Armin Veh’s Hamburg tore woeful Werder Bremen apart in the north German derby. The hosts had a point to prove after a humiliating midweek defeat to city rivals St Pauli, and couldn’t have wished for better opponents than confidence-deprived, injury-hit Bremen. Hamburg, who left Ruud van Nistelrooy on the bench throughout, came into this game knowing they could move up to sixth spot with a win. Bremen, however, knew a loss could see them end the weekend in the relegation zone.
Thus, Bremen adopted the role of the stereotypical struggling away side from the off – content to let their hosts have the ball, and more concerned with keeping their formation tight (pushing high in a compact 4-1-4-1). Faced with an extremely flat rearguard, Mladen Petrić lingered on the last shoulder, making teasing runs designed to pull someone out of the shape. His side were patient in possession, showing only occasional flashes of penetration through Gojko Kačar’s long and searching balls from the back, or Heung-Min Son’s slipping in of some canny passes.
On the rare occasions in which the ball was their’s to use (Hamburg opting not to go long from goal-kicks), Bremen tried to get their wingers running into the gaps left by the home side’s full-backs. These dribbles were direct, and not supplemented by the green-shirted full-backs. They were kept back alongside the centre-backs, although Mikaël Silvestre still struggled to deal with Jonathan Pitroipa early on.
However, it was all about the left flank for Hamburg with Dennis Aogo essentially playing as a a winger. With José Paolo Guerrero bobbing and showing for passes all over the midfield, Son was able to cut inside, hence Aogo’s determination to plug the left-wing gap. Despite all this movement, Bremen kept their discipline; staying compact and in their banks save for one player occasionally putting pressure on the ball, which Hamburg were using for neat and tidy one-twos designed to lure their guests out. With Son now lurking infield more regularly, and Hamburg lacking the key needed to open the Bremen lock, Thomas Schaaf changed his system. The under-pressure coach went 4-4-1-1, with Marko Marin now playing off Marko Arnautović, and looking to exploit the space left by Aogo.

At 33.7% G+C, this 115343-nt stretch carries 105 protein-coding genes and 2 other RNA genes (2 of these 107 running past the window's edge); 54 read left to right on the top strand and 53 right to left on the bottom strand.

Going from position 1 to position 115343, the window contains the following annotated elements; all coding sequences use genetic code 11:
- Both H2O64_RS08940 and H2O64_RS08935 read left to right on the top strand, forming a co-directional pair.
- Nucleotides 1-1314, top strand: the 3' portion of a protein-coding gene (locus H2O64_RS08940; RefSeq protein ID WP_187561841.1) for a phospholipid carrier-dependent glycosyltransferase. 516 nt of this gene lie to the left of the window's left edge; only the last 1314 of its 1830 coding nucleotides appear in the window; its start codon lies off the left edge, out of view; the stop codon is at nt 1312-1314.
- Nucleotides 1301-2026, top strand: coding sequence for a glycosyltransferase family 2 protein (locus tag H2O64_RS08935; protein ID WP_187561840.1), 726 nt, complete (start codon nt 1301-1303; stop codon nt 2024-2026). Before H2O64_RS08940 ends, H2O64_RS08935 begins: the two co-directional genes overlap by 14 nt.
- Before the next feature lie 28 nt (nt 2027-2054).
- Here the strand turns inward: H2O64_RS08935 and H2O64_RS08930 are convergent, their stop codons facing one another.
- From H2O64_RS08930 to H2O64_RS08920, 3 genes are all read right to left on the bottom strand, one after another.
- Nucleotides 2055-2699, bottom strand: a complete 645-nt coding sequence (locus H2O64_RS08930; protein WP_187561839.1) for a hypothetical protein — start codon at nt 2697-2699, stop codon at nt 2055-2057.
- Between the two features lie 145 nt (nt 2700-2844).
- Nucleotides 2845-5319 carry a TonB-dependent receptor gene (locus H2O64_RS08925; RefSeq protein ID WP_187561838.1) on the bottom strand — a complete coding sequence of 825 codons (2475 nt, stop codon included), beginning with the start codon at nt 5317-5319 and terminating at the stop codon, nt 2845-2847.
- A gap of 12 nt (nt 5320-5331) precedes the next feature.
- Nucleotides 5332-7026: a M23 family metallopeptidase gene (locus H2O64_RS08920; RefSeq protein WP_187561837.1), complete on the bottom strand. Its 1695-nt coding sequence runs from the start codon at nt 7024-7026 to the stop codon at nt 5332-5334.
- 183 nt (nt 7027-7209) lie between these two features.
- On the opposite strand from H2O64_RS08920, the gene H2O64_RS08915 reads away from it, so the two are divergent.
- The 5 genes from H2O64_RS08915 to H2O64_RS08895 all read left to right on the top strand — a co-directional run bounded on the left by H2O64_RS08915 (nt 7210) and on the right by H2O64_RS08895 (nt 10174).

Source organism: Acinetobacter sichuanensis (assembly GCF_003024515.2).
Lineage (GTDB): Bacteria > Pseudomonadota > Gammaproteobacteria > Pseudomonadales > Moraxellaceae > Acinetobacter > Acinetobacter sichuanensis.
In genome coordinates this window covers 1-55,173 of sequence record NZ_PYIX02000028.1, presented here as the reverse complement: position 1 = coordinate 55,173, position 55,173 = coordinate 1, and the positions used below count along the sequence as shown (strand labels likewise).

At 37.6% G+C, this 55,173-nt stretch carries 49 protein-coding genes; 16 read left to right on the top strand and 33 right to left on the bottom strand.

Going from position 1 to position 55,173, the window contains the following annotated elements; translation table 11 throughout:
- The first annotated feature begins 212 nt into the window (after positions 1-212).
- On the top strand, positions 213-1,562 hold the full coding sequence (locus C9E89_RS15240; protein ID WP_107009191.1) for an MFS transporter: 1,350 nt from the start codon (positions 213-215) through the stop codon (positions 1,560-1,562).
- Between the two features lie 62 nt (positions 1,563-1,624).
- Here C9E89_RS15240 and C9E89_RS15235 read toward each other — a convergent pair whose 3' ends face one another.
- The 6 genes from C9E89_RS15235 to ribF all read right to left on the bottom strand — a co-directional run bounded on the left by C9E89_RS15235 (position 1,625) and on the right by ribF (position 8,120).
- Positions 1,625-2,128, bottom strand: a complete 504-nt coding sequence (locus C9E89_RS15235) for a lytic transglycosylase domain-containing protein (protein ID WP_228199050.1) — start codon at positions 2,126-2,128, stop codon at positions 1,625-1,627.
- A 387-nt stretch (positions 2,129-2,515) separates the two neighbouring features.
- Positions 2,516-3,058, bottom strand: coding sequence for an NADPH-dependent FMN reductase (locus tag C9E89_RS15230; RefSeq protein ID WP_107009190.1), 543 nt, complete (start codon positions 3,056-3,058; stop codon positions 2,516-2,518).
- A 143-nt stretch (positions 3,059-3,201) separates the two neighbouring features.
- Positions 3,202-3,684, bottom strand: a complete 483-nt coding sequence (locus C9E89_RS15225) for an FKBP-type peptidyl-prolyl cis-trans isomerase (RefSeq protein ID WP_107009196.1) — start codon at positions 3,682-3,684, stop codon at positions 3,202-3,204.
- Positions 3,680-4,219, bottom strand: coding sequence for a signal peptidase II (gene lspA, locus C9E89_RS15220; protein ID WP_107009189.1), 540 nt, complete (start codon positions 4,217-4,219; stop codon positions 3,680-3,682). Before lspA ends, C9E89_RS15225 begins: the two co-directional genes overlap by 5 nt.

But with Guerrero now making more runs behind Dominik Schmidt to get on the end of scooped long-diagonal passes, Schaaf was eventually forced into hauling Hunt back over to the right flank in a bid to stifle Hamburg’s body-heavy forays down the left. After a few decisions didn’t go their way, Hamburg started to lose their heads – possibly infuriated too by the fact that despite their infrequent turns in possession, Bremen were quite comfortable. After ten or so minutes in the 4-4-1-1, they reverted back to the 4-1-4-1 system they started with. Although surges forward still never got anywhere near Frank Rost’s box, Hamburg were forced into committing tactical fouls owing to the fact they had so many bodies in the Bremen half. The visitors used these set-pieces carefully: spending an age before getting round to taking them, and then just sideways-passing to kill time, and rile their northern rivals some more. This even extended to Arnautović trudging over to the corner flags, holding the ball up, and passing it backwards. All the while, no one else in green made much of an effort to zoom into the box. Frustrated, the likes of Jonathan Pitroipa began scurrying back to collect the ball in deeper positions, not exactly aiding Hamburg’s bid to break the deadlock.